IMWAYR: Stephen King: On Writing

onwriting

Well what do I say about Stephen King‘s book On Writing? I want to say I love it, which I do, but I am enjoying this book in a way I have never enjoyed a book before. I am 170 pages into the book so far and can’t wait to finish. The pages turn themselves as I find myself grinning ear-to-ear at various moments reading behind-the-scenes of Stephen King’s life. The book is one part autobiography, another part writing guide, and a less obvious part book on navigating through the crazy and unpredictable circumstances of life. Check out the Goodreads page for more info.

 

Stephen King brilliantly wrote this book as a tool for writers to improve their craft. His brilliance does not come from what he has to say about writing (I guess technically it does), but it comes from how he says it. Rather than be a boring list of what to do and what not to do, Stephen King tells stories from his childhood and from his career as a vessel for lessons on writing (hey look, it’s the title!). I’ve encountered a quote that I think accurately sums up the point of this book:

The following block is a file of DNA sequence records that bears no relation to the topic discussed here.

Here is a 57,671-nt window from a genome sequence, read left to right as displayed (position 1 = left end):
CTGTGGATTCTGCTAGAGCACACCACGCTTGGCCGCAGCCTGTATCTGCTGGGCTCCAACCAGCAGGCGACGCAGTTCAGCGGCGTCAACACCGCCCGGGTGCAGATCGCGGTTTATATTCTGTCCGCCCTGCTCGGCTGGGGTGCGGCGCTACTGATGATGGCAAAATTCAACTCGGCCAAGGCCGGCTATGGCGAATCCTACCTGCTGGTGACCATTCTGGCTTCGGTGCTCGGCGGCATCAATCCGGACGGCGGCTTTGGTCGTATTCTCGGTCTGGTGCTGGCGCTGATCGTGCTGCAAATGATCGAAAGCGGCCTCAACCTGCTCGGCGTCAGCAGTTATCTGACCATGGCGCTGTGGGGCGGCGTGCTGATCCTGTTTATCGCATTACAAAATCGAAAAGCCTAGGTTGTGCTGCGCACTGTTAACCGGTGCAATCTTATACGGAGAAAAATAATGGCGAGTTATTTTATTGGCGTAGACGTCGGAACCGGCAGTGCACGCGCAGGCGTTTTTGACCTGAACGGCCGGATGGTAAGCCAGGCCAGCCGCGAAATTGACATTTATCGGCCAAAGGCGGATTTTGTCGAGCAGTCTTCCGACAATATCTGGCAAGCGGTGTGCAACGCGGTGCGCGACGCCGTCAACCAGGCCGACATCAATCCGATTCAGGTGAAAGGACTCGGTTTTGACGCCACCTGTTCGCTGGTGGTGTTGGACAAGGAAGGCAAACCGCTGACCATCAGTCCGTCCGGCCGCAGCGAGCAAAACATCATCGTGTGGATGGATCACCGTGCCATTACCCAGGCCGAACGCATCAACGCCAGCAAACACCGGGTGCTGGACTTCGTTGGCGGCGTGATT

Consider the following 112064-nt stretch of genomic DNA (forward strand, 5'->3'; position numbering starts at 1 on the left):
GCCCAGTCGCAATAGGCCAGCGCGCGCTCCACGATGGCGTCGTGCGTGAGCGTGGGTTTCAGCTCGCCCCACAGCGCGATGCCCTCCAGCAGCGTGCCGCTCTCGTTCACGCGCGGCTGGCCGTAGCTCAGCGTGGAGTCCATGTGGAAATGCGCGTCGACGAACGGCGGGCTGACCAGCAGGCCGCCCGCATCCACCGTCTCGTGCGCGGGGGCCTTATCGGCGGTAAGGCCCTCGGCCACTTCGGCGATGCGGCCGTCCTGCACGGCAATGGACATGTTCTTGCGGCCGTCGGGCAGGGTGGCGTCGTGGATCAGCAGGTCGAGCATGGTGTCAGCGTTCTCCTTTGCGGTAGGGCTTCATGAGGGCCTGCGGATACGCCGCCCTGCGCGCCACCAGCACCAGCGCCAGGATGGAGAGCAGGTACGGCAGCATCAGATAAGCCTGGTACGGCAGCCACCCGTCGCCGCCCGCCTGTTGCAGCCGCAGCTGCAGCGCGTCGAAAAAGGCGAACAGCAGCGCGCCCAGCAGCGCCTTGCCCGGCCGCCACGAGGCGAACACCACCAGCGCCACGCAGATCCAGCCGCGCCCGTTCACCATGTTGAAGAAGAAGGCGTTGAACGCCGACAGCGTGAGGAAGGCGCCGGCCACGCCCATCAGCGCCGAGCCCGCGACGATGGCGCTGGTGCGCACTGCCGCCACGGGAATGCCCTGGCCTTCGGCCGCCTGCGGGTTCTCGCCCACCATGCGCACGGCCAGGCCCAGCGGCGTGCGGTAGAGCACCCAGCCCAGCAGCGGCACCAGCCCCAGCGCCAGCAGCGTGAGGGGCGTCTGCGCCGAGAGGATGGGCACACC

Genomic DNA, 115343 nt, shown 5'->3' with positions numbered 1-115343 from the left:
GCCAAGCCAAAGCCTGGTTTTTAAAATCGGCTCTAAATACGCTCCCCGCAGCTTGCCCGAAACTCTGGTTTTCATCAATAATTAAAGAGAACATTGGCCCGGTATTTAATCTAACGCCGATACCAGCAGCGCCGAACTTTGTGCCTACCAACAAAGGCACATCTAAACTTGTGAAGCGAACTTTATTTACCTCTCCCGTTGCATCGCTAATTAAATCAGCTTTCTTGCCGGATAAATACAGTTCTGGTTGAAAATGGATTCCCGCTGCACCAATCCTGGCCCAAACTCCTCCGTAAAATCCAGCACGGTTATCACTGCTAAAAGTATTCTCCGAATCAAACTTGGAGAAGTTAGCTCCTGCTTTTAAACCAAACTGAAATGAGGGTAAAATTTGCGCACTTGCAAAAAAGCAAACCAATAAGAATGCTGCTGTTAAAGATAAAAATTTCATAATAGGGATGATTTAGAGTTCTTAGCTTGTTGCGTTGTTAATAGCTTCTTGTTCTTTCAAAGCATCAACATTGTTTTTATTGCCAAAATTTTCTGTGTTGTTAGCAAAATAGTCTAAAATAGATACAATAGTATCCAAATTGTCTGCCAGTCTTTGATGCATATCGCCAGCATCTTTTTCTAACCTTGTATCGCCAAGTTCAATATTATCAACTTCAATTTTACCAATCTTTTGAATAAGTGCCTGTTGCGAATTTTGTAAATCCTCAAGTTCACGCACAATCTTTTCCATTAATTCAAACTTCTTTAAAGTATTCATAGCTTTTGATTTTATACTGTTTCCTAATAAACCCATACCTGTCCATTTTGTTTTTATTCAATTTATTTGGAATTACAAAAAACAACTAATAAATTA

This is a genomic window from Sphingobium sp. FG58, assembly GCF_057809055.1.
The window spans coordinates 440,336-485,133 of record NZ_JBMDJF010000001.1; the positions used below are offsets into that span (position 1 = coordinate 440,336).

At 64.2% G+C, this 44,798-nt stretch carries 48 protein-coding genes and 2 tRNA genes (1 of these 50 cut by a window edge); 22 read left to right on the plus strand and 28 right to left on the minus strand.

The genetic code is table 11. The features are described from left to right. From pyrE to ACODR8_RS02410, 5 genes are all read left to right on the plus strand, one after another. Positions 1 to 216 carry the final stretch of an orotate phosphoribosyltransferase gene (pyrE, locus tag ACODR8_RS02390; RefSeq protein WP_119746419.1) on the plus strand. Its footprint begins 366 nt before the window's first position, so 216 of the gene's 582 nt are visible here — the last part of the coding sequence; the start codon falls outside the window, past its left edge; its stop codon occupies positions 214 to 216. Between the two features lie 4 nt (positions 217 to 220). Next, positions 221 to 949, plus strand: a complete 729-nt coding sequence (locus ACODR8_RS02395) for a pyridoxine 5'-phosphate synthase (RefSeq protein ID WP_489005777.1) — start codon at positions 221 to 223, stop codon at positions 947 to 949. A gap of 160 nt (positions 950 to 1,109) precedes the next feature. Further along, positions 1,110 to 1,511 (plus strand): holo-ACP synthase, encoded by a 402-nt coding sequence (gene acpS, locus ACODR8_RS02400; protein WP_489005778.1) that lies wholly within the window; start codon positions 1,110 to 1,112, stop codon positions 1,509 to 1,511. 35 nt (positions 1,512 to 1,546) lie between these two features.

“It starts with this: put your desk in the corner, and every time you sit down there to write, remind yourself why it isn’t in the middle of the room. Life isn’t a support-system for art. It’s the other way around.” (King 101)

 

Other than On Writing, I’ve been reading a lot of short stories by Franz Kafka. I also love reading biographical information about him. Kafka’s life was insanely interesting, and I don’t think I’ve ever encountered a writer whose work more accurately reflects their life than Kafka. Kafka famously requested that his best friend Max Brod burn all of his work upon Kafka’s death, but Brod (thankfully) did not follow Kafka’s request. I just found out the other day Brod escaped the Nazis on the last train from Prague before the Nazis closed the Czech border. The Nazis found Kafka’s work to be very against their regime, so had Brod not gotten on that train, great works such as The Trial and The Castle would have never seen the light of day. That is so cool in my opinion to think about. There are tons of unique little details in the story of Franz Kafka that seem to get better and better. If you are interested if Kafka, I would check out his short story A Hunger Artist, one of the last stories he wrote before his death.

 

Word Count: 428

 

Advertisements

Leave a Reply

Fill in your details below or click an icon to log in:

WordPress.com Logo

You are commenting using your WordPress.com account. Log Out / Change )

Twitter picture

You are commenting using your Twitter account. Log Out / Change )

Facebook photo

You are commenting using your Facebook account. Log Out / Change )

Google+ photo

You are commenting using your Google+ account. Log Out / Change )

Connecting to %s